The Warriors won Coach of the Year, but Steve Kerr gets the trophy

The Coaches of the Year take their places. (Ezra Shaw/Getty Images)
The Coaches of the Year take their places. (Ezra Shaw/Getty Images)

Back in December, the NBA reaffirmed that wins accumulated by interim coaches are to be credited with to a team's "head coach of record," ruling that victories achieved by the Golden State Warriors would be tacked onto the tally of head coach Steve Kerr rather than interim coach Luke Walton, who had led the Dubs to an undefeated start to the 2015-16 season while Kerr recovered from offseason back surgery. The message: yes, someone else was on the sideline, but the Warriors were still Kerr's team, so he's to be credited with their success.

That message evidently made its way through to the voting public, as the NBA revealed Tuesday that Kerr had won the league's Coach of the Year Award following a campaign that saw Golden State set a new standard for regular season excellence by winning 73 games.

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Kerr received 64 first-place votes from the panel of 130 North American writers and broadcasters, amassing 381 total award "points." (You get five points for a first-place vote, three points for a second-place vote, and one for a third.) Terry Stotts of the Portland Trail Blazers finished second, receiving 37 first-place votes and 335 points. The San Antonio Spurs' Gregg Popovich, one of three coaches in league history to win this award three times, finished third, receiving 10 first-place votes and 166 total points.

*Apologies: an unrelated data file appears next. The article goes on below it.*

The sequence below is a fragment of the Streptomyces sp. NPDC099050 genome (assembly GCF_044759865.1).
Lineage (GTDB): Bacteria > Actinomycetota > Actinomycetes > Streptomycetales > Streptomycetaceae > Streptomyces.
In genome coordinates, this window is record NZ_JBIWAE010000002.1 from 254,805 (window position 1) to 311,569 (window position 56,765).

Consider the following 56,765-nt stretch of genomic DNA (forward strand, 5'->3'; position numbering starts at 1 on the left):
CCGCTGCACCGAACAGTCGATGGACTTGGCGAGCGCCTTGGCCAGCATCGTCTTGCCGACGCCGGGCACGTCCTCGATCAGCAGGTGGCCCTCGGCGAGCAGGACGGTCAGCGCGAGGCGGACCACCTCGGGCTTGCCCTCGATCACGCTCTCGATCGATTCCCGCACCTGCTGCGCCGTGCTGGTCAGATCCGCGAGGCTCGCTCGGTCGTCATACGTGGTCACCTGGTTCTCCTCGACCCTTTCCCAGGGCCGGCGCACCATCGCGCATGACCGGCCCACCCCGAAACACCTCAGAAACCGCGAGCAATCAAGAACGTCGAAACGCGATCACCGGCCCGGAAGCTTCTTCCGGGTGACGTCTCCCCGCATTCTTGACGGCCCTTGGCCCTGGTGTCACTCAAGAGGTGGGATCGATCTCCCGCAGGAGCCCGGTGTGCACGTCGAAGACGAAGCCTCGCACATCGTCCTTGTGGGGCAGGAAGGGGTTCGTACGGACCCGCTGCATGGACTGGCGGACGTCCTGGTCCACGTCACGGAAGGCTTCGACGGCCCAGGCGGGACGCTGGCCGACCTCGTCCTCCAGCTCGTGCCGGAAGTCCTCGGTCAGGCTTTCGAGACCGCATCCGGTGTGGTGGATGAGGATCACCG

Other coaches receiving first-place ballots included Brad Stevens of the Boston Celtics, Steve Clifford of the Charlotte Hornets, Dwane Casey of the Toronto Raptors and Dave Joerger of the Memphis Grizzlies. Walton, who led the Warriors to a league-best 24-game unbeaten streak to start the season and a 39-4 mark before Kerr's return to the bench in late January, received one second-place vote and two third-place votes to finish with five points, tying him with Doc Rivers of the Los Angeles Clippers for eighth place in the final voting. A full voting breakdown can be found here.

As ever, there are plenty of valid reasons to have cast a ballot for any of a number of tremendous candidates. Stotts led a Blazers team that replaced 80 percent of its starting lineup to 44 wins and the Western Conference's No. 5 seed. Clifford transformed Charlotte's offense into a top-10 attack while still leading the Hornets to a top-10 defensive finish despite missing top stopper Michael Kidd-Gilchrist for nearly the entire season. Popovich burnished his reputation as the game's best coach by spearheading the Spurs' run to a franchise-record 67 wins and one of the half-dozen biggest average margins of victory in NBA history. Casey led the Raptors to a third-straight franchise-record-setting win total; Stevens crafted a top-five defense without rim protection to propel Boston to 48 wins; Joerger somehow got Memphis across the finish line and into the postseason despite an apocalyptic run of injuries that resulted in an NBA-record 28 players wearing Grizzlies uniforms this season.